Saturday, July 11, 2015

Building Your Home Library When You Have Kids

The Early Childhood Years

“A classic is a book that has never finished saying what it has to say.” —Italo Calvino, The Uses of Literature

My daughter is moving to a new school opening up in our area that focuses on a classical, liberal arts curriculum. Classics books are at the core of this education, and the school emphasizes on the tradition for students to build a personal library of books that they mark in, keep, and return to over the years to treasure. They call this collection “Classics To Keep.”

This is good practice for obvious reasons, but research proves just how good it is. According to the Oxford Journals, test scores from 42 nations provide evidence of the benefits of having a home library. But did the study mention which books were included in the homes? Are they all stocked with just classics?

In browsing my own collection, my personal library is an eclectic mix of classics, professional women memoirs, YA novels, anthologies, science and history textbooks, as well as books on pedagogy. Naturally, my choices for building Zoe’s early childhood books have followed the wide-ranging style of “Let’s get whatever we’re in the mood for…”

Today, Zoe and I hand-picked what we call “Our Classics.” Our classics list had very little to do with the classical liberal arts philosophy but more to do with Italo Calvino’s The Uses of Literature definition.

When it comes to stocking your child’s bookshelf, there is method in the madness. Not all pieces need to be classics - nor should they be. Our bookshelves represent something meaningful for us that help us bring back some wonderful memories. That’s what all great books should do. High test scores as a result of this ongoing project would simply be icing on the cake.

Here’s our list of Favorite Books in Early Childhood For ALL AGES:

Chicka Chicka Boom Boom by Bill Martin Jr and John Archambault. Illustrated by Lois Ehlert - This rhyming alphabet book will burn into your memory. The colorful paper-cut pictures are easy to emulate. So if you’re an early childhood teacher, Chicka Chicka Boom Boom would be one of the most fun DIY decor for your classroom bulletin boards. If you’re a kindergartener, the tempo will keep you dancing, and before you know it, you’ll be the cool kid saying, “Look who’s coming! It’s black-eyed P...Q, R, S, and loose-tooth T!"
I’m Zoe! I Can Do It Myself (Little Blessings) by Melody Carlson. Illustrated by Elena Kucharik. The Little Blessings series is known for addressing Christian concepts, but the four character books (I’m Kaitlyn! I’m Jack! I’m Zoe! I’m Parker!) focus on skills and social development. In I’m Zoe, young readers meet a little girl taking small steps towards gaining independence: making her bed, getting dressed, brushing her teeth, and playing with her friends. My daughter still adores this one because she gets a kick out of seeing her name in print (like mother, like daughter). An added bonus is the girl in the book is Asian and looks like her. Super cute.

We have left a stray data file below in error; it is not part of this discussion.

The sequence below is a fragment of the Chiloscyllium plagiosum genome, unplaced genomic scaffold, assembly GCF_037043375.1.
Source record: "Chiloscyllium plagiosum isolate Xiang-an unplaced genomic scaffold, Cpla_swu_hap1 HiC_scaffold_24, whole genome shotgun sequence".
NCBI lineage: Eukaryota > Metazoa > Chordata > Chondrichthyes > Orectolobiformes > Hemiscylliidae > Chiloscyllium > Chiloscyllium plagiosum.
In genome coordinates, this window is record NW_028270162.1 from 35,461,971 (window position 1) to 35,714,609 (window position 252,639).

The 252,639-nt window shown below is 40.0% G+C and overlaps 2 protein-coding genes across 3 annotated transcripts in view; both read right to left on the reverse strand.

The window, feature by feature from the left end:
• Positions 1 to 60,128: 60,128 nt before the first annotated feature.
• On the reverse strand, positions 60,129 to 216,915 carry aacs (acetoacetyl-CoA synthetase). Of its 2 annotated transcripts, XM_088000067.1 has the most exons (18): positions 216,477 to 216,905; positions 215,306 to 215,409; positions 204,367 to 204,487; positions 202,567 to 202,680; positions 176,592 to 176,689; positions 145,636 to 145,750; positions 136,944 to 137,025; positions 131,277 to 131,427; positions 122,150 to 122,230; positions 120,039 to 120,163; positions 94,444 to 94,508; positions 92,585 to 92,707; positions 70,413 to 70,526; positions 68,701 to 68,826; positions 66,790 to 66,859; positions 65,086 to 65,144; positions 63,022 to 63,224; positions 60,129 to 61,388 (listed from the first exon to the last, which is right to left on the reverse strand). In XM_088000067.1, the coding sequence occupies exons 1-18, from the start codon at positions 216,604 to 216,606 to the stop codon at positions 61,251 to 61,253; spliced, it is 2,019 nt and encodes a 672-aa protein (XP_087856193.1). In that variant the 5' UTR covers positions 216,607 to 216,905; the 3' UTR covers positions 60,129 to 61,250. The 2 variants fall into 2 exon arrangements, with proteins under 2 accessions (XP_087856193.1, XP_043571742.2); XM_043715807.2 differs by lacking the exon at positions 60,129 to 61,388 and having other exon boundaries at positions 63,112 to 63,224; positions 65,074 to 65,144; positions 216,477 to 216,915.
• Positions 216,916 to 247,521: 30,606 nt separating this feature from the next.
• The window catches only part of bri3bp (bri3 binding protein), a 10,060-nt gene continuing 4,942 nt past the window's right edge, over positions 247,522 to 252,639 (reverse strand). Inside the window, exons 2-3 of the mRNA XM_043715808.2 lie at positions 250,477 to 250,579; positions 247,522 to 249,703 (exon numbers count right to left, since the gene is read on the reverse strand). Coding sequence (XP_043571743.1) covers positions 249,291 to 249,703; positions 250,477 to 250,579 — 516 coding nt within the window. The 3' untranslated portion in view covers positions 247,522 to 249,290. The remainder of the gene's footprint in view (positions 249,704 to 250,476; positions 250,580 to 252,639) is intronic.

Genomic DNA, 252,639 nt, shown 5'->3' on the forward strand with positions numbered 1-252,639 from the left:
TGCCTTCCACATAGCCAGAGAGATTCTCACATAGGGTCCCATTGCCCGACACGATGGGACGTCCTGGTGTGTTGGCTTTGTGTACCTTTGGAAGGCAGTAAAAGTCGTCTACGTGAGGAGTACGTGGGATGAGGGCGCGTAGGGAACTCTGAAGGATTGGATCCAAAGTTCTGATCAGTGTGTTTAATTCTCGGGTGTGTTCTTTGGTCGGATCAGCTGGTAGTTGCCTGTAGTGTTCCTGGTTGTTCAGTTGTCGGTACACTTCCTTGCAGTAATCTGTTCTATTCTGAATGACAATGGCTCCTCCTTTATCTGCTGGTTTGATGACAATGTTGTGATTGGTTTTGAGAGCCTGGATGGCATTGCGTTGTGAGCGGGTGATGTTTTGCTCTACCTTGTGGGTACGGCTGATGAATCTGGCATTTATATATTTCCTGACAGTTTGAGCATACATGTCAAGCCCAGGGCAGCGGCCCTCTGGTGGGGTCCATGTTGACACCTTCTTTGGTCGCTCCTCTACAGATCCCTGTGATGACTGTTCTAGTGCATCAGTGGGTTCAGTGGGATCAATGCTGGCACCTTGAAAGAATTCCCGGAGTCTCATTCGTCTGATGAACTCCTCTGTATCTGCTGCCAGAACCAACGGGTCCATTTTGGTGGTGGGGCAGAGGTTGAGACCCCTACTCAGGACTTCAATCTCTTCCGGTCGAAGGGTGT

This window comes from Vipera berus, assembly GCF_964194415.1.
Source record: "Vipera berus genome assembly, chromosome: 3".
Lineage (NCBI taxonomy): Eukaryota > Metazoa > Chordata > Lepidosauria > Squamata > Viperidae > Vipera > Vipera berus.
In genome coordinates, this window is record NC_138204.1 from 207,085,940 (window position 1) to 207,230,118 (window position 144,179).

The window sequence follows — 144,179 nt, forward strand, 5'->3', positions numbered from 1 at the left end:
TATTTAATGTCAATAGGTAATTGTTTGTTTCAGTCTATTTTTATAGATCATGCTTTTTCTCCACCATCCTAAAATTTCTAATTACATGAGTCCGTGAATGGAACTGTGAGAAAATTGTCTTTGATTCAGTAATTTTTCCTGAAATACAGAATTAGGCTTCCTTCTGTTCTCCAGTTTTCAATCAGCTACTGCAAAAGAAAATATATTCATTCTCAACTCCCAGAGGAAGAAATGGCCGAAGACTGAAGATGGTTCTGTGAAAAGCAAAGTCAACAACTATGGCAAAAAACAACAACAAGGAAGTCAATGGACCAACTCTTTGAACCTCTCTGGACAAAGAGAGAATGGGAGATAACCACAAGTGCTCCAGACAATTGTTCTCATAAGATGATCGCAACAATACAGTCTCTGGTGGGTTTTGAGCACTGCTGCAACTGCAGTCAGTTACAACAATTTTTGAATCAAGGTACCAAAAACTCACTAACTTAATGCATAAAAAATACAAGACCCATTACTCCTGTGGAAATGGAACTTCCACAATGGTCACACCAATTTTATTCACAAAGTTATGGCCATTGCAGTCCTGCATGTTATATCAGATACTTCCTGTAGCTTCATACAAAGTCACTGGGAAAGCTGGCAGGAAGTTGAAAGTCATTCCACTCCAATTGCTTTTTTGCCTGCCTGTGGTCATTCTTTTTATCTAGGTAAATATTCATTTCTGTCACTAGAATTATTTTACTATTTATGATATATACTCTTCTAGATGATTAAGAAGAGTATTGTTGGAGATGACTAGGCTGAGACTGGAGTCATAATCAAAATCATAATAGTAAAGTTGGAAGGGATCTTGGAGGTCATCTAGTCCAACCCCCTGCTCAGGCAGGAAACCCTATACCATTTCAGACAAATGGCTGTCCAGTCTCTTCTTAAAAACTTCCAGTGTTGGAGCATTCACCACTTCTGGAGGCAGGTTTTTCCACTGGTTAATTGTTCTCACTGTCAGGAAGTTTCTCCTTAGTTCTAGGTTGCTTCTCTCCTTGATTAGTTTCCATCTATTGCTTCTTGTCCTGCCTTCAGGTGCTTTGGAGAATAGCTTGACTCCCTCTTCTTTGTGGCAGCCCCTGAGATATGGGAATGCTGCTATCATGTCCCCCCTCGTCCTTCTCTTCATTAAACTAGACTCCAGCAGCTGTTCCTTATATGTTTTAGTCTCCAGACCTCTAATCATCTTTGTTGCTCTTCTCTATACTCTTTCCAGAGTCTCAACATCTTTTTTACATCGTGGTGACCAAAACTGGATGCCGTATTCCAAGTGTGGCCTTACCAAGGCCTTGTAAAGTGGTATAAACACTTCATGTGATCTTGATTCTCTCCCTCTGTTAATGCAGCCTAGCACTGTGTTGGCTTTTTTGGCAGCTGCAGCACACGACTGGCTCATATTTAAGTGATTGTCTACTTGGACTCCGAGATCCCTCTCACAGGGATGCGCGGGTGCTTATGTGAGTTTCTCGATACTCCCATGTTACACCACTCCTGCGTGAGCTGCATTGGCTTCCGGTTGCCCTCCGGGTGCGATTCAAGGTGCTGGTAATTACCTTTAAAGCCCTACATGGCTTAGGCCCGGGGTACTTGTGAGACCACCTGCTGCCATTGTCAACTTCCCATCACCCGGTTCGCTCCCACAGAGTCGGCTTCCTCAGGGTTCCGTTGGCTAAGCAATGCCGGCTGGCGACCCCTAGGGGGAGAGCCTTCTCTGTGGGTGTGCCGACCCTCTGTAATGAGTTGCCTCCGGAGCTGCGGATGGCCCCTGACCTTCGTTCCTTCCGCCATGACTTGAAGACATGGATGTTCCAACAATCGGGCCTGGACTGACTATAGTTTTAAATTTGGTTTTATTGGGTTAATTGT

Blue Dragonfly by Pia Villanueva-Pulido. Illustrated by Rene Espinosa. Speaking of getting a kick out of seeing my name in print, this book holds many special meanings for us. Michael and I planned a series of children’s books for emerging readers called River of Imagination years before she was born, and Blue Dragonfly was the first one. Before she learned how to read (age 3 or 4), Zoe could already tell the story with sound effects! In his search for new adventures, curious little Blue Dragonfly embarks on a journey of self-discovery, but his temptations soon lead to trouble. The soothing voice-over narration and accompanying music make the story engaging, along with the colorful detailed pictures illustrated by a comic book artist turned tattoo artist/rock band lead guitarist in L.A.
Guess How Much I Love You by Sam McBratney. Illustrated by Anita Jeram. The ever-romanticized quote “I love you to the moon and back” isn’t so cheesy or eye-roll inducing in this sweet book at all. The tenderness between Little Nutbrown Hare and his father Big Nutbrown Hare show just the right amount of reassurance for the young ones (ages 0-2) who need to feel safe and loved. The illustrations complement the text well for the emerging readers (ages 4-7) who need clues to read aloud the short phrases and simple vocabulary.
Your Own Keepsake Journal Baby Book - I can’t stress enough just how much I have treasured my keepsake baby book I made for Zoe’s first year. There are so many selections available in Amazon alone that you’re bound to find one that suits you whether you’re a first time mom or a busy working mother with multiple children. Zoe and I love to flip through the pages of her book together - a scrapbook with journal entries. Her sonogram pictures, first day at home, and monthly updates recorded in my own handwriting. I love writing, so I wrote letters to her before she was born. When she was old enough to read and understand, she asked me to continue writing to her. Even if you’re not a writer, I would highly encourage getting a journal with your child together and interact with each other through the written word. There are no rules. Just fun.
Next time you get a chance to browse your bookshelf, do yourself a favor and pick up of those books that bring back memories. Think about the specific time in your life that compelled you to buy that book and find meaning behind them. And do the same for your kids.

Sunday, December 28, 2014